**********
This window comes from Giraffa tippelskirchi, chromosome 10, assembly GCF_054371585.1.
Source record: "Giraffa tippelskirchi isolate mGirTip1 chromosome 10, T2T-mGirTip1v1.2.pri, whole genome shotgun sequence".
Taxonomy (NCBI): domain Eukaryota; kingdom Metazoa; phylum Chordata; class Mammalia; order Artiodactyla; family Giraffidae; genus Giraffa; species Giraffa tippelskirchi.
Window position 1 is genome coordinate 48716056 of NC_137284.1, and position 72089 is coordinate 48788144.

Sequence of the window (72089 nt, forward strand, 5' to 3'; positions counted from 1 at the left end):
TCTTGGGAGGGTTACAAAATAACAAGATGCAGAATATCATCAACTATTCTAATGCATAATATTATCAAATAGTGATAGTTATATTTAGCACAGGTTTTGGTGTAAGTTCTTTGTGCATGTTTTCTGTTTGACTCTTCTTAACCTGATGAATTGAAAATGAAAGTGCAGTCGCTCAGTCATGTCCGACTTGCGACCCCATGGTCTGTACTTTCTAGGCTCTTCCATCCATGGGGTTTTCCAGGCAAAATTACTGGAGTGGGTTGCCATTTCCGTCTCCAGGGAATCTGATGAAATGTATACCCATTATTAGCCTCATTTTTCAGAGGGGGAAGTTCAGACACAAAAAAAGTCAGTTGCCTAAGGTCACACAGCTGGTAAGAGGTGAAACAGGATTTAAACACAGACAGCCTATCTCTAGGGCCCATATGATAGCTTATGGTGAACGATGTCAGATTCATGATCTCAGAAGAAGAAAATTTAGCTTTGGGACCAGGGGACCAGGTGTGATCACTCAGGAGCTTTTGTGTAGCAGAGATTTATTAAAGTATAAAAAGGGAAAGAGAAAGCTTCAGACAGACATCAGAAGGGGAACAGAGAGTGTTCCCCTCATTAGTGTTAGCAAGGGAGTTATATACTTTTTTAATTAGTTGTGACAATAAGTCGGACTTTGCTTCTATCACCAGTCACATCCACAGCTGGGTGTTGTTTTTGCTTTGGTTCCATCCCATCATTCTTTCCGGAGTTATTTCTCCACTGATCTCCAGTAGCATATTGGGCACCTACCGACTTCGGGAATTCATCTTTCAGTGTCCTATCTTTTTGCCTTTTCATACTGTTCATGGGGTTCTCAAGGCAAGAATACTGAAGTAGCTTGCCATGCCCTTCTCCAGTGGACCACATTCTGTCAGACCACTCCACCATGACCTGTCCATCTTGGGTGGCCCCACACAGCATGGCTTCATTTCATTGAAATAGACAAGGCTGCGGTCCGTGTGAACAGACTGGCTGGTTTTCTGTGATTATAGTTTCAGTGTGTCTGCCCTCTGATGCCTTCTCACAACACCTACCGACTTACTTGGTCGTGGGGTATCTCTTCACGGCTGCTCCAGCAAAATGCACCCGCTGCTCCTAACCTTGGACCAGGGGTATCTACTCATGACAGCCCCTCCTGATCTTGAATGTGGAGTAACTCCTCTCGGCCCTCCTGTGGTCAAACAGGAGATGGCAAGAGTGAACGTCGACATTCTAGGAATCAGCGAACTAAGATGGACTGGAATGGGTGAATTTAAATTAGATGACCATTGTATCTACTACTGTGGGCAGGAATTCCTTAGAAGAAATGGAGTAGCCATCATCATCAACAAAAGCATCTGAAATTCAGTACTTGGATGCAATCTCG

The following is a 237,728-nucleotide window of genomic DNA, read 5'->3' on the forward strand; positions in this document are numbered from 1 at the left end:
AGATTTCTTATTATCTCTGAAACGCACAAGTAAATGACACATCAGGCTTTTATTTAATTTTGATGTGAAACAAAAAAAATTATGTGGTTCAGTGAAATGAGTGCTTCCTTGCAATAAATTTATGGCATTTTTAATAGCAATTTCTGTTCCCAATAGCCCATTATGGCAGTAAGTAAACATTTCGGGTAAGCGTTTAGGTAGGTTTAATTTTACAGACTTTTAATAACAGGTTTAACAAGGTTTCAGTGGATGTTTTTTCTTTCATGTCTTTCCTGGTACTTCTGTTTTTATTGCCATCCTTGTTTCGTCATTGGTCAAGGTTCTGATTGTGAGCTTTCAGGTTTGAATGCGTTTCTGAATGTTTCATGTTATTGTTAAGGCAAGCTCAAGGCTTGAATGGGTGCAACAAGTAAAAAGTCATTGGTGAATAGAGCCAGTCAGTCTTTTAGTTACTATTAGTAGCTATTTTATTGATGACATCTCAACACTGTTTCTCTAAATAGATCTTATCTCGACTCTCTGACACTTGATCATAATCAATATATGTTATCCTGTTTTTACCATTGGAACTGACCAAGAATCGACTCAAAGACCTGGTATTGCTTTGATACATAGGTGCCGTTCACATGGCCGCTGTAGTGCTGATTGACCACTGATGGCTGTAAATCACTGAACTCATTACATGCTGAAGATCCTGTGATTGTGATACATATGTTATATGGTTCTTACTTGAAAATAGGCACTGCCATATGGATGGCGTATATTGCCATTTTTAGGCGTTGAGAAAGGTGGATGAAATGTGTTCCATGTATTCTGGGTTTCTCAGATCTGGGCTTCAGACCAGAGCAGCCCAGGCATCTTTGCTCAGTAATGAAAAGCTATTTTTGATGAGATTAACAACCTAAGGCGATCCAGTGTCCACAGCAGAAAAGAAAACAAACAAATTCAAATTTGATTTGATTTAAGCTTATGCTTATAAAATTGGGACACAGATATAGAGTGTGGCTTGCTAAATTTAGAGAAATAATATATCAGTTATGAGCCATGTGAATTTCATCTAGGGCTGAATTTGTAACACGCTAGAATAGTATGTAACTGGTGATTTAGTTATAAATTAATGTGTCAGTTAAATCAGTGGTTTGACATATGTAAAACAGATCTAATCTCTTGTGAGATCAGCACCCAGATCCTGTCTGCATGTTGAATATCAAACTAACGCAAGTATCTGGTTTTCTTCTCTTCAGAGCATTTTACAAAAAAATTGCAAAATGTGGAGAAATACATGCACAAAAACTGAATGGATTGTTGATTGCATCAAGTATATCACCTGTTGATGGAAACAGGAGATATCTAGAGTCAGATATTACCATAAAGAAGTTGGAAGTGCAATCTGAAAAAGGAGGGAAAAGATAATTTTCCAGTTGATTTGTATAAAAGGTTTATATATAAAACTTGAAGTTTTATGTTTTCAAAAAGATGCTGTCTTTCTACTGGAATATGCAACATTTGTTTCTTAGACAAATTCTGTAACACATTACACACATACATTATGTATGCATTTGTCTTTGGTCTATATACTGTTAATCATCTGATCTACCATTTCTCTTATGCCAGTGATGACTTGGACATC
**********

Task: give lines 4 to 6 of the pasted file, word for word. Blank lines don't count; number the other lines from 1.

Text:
Window position 1 is genome coordinate 48716056 of NC_137284.1, and position 72089 is coordinate 48788144.

Sequence of the window (72089 nt, forward strand, 5' to 3'; positions counted from 1 at the left end):
TCTTGGGAGGGTTACAAAATAACAAGATGCAGAATATCATCAACTATTCTAATGCATAATATTATCAAATAGTGATAGTTATATTTAGCACAGGTTTTGGTGTAAGTTCTTTGTGCATGTTTTCTGTTTGACTCTTCTTAACCTGATGAATTGAAAATGAAAGTGCAGTCGCTCAGTCATGTCCGACTTGCGACCCCATGGTCTGTACTTTCTAGGCTCTTCCATCCATGGGGTTTTCCAGGCAAAATTACTGGAGTGGGTTGCCATTTCCGTCTCCAGGGAATCTGATGAAATGTATACCCATTATTAGCCTCATTTTTCAGAGGGGGAAGTTCAGACACAAAAAAAGTCAGTTGCCTAAGGTCACACAGCTGGTAAGAGGTGAAACAGGATTTAAACACAGACAGCCTATCTCTAGGGCCCATATGATAGCTTATGGTGAACGATGTCAGATTCATGATCTCAGAAGAAGAAAATTTAGCTTTGGGACCAGGGGACCAGGTGTGATCACTCAGGAGCTTTTGTGTAGCAGAGATTTATTAAAGTATAAAAAGGGAAAGAGAAAGCTTCAGACAGACATCAGAAGGGGAACAGAGAGTGTTCCCCTCATTAGTGTTAGCAAGGGAGTTATATACTTTTTTAATTAGTTGTGACAATAAGTCGGACTTTGCTTCTATCACCAGTCACATCCACAGCTGGGTGTTGTTTTTGCTTTGGTTCCATCCCATCATTCTTTCCGGAGTTATTTCTCCACTGATCTCCAGTAGCATATTGGGCACCTACCGACTTCGGGAATTCATCTTTCAGTGTCCTATCTTTTTGCCTTTTCATACTGTTCATGGGGTTCTCAAGGCAAGAATACTGAAGTAGCTTGCCATGCCCTTCTCCAGTGGACCACATTCTGTCAGACCACTCCACCATGACCTGTCCATCTTGGGTGGCCCCACACAGCATGGCTTCATTTCATTGAAATAGACAAGGCTGCGGTCCGTGTGAACAGACTGGCTGGTTTTCTGTGATTATAGTTTCAGTGTGTCTGCCCTCTGATGCCTTCTCACAACACCTACCGACTTACTTGGTCGTGGGGTATCTCTTCACGGCTGCTCCAGCAAAATGCACCCGCTGCTCCTAACCTTGGACCAGGGGTATCTACTCATGACAGCCCCTCCTGATCTTGAATGTGGAGTAACTCCTCTCGGCCCTCCTGTGGTCAAACAGGAGATGGCAAGAGTGAACGTCGACATTCTAGGAATCAGCGAACTAAGATGGACTGGAATGGGTGAATTTAAATTAGATGACCATTGTATCTACTACTGTGGGCAGGAATTCCTTAGAAGAAATGGAGTAGCCATCATCATCAACAAAAGCATCTGAAATTCAGTACTTGGATGCAATCTCG